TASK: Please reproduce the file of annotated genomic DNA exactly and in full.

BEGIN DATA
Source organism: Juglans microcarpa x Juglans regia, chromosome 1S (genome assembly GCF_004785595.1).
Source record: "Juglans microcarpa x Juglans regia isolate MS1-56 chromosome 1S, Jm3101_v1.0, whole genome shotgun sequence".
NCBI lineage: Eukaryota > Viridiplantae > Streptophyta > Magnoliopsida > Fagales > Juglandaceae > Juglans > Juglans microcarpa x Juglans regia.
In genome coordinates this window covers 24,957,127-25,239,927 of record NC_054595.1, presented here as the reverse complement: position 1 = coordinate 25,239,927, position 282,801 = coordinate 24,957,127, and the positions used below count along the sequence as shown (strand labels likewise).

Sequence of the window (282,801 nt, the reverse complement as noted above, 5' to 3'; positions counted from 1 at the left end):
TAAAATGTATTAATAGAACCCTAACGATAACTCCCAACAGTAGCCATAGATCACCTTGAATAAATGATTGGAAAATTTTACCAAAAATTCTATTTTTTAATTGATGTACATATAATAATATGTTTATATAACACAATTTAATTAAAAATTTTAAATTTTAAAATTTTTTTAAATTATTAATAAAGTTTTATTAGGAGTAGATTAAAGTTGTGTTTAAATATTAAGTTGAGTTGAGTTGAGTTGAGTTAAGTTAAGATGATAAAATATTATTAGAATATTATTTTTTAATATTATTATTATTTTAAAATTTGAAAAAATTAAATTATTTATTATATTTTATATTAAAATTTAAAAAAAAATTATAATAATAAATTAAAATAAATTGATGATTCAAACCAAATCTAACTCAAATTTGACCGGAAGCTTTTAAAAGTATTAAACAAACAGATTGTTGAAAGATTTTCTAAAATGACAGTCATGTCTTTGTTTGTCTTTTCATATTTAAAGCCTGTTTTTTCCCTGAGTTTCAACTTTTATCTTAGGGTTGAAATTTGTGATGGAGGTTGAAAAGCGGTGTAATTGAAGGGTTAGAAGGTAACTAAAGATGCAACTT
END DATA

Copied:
Source organism: Juglans microcarpa x Juglans regia, chromosome 1S (genome assembly GCF_004785595.1).
Source record: "Juglans microcarpa x Juglans regia isolate MS1-56 chromosome 1S, Jm3101_v1.0, whole genome shotgun sequence".
NCBI lineage: Eukaryota > Viridiplantae > Streptophyta > Magnoliopsida > Fagales > Juglandaceae > Juglans > Juglans microcarpa x Juglans regia.
In genome coordinates this window covers 24,957,127-25,239,927 of record NC_054595.1, presented here as the reverse complement: position 1 = coordinate 25,239,927, position 282,801 = coordinate 24,957,127, and the positions used below count along the sequence as shown (strand labels likewise).

Sequence of the window (282,801 nt, the reverse complement as noted above, 5' to 3'; positions counted from 1 at the left end):
TAAAATGTATTAATAGAACCCTAACGATAACTCCCAACAGTAGCCATAGATCACCTTGAATAAATGATTGGAAAATTTTACCAAAAATTCTATTTTTTAATTGATGTACATATAATAATATGTTTATATAACACAATTTAATTAAAAATTTTAAATTTTAAAATTTTTTTAAATTATTAATAAAGTTTTATTAGGAGTAGATTAAAGTTGTGTTTAAATATTAAGTTGAGTTGAGTTGAGTTGAGTTAAGTTAAGATGATAAAATATTATTAGAATATTATTTTTTAATATTATTATTATTTTAAAATTTGAAAAAATTAAATTATTTATTATATTTTATATTAAAATTTAAAAAAAAATTATAATAATAAATTAAAATAAATTGATGATTCAAACCAAATCTAACTCAAATTTGACCGGAAGCTTTTAAAAGTATTAAACAAACAGATTGTTGAAAGATTTTCTAAAATGACAGTCATGTCTTTGTTTGTCTTTTCATATTTAAAGCCTGTTTTTTCCCTGAGTTTCAACTTTTATCTTAGGGTTGAAATTTGTGATGGAGGTTGAAAAGCGGTGTAATTGAAGGGTTAGAAGGTAACTAAAGATGCAACTT